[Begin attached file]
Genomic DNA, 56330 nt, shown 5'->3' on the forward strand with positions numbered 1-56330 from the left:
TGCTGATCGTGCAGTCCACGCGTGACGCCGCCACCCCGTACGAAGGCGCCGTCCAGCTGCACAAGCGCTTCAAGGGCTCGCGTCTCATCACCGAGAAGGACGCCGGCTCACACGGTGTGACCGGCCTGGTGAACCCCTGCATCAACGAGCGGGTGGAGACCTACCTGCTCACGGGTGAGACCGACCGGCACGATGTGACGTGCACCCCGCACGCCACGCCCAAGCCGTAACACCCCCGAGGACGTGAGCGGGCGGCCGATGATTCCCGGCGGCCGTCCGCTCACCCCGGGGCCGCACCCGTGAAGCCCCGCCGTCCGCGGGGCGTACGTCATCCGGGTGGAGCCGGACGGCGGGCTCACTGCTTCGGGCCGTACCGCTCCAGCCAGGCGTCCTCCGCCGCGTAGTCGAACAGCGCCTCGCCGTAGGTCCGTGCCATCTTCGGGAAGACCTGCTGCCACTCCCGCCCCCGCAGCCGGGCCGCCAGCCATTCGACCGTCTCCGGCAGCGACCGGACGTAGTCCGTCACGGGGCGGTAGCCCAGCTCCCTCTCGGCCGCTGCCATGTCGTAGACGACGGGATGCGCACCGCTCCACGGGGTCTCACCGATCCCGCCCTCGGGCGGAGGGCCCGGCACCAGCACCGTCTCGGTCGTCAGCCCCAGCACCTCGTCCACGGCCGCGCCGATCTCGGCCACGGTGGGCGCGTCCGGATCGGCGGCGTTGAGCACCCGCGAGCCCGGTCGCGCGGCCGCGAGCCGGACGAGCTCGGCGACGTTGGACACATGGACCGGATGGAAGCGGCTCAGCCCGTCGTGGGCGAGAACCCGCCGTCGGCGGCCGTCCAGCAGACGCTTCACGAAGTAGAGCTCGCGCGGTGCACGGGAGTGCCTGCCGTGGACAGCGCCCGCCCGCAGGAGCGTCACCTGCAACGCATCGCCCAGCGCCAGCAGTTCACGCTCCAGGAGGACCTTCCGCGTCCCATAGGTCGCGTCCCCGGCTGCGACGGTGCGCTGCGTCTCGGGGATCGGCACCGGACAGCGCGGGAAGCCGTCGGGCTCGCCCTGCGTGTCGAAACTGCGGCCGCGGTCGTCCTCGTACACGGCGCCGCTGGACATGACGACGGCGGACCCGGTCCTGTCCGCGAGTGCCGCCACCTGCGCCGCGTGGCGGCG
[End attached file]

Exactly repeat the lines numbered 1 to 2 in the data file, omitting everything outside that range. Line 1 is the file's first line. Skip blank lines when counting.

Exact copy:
Genomic DNA, 56330 nt, shown 5'->3' on the forward strand with positions numbered 1-56330 from the left:
TGCTGATCGTGCAGTCCACGCGTGACGCCGCCACCCCGTACGAAGGCGCCGTCCAGCTGCACAAGCGCTTCAAGGGCTCGCGTCTCATCACCGAGAAGGACGCCGGCTCACACGGTGTGACCGGCCTGGTGAACCCCTGCATCAACGAGCGGGTGGAGACCTACCTGCTCACGGGTGAGACCGACCGGCACGATGTGACGTGCACCCCGCACGCCACGCCCAAGCCGTAACACCCCCGAGGACGTGAGCGGGCGGCCGATGATTCCCGGCGGCCGTCCGCTCACCCCGGGGCCGCACCCGTGAAGCCCCGCCGTCCGCGGGGCGTACGTCATCCGGGTGGAGCCGGACGGCGGGCTCACTGCTTCGGGCCGTACCGCTCCAGCCAGGCGTCCTCCGCCGCGTAGTCGAACAGCGCCTCGCCGTAGGTCCGTGCCATCTTCGGGAAGACCTGCTGCCACTCCCGCCCCCGCAGCCGGGCCGCCAGCCATTCGACCGTCTCCGGCAGCGACCGGACGTAGTCCGTCACGGGGCGGTAGCCCAGCTCCCTCTCGGCCGCTGCCATGTCGTAGACGACGGGATGCGCACCGCTCCACGGGGTCTCACCGATCCCGCCCTCGGGCGGAGGGCCCGGCACCAGCACCGTCTCGGTCGTCAGCCCCAGCACCTCGTCCACGGCCGCGCCGATCTCGGCCACGGTGGGCGCGTCCGGATCGGCGGCGTTGAGCACCCGCGAGCCCGGTCGCGCGGCCGCGAGCCGGACGAGCTCGGCGACGTTGGACACATGGACCGGATGGAAGCGGCTCAGCCCGTCGTGGGCGAGAACCCGCCGTCGGCGGCCGTCCAGCAGACGCTTCACGAAGTAGAGCTCGCGCGGTGCACGGGAGTGCCTGCCGTGGACAGCGCCCGCCCGCAGGAGCGTCACCTGCAACGCATCGCCCAGCGCCAGCAGTTCACGCTCCAGGAGGACCTTCCGCGTCCCATAGGTCGCGTCCCCGGCTGCGACGGTGCGCTGCGTCTCGGGGATCGGCACCGGACAGCGCGGGAAGCCGTCGGGCTCGCCCTGCGTGTCGAAACTGCGGCCGCGGTCGTCCTCGTACACGGCGCCGCTGGACATGACGACGGCGGACCCGGTCCTGTCCGCGAGTGCCGCCACCTGCGCCGCGTGGCGGCG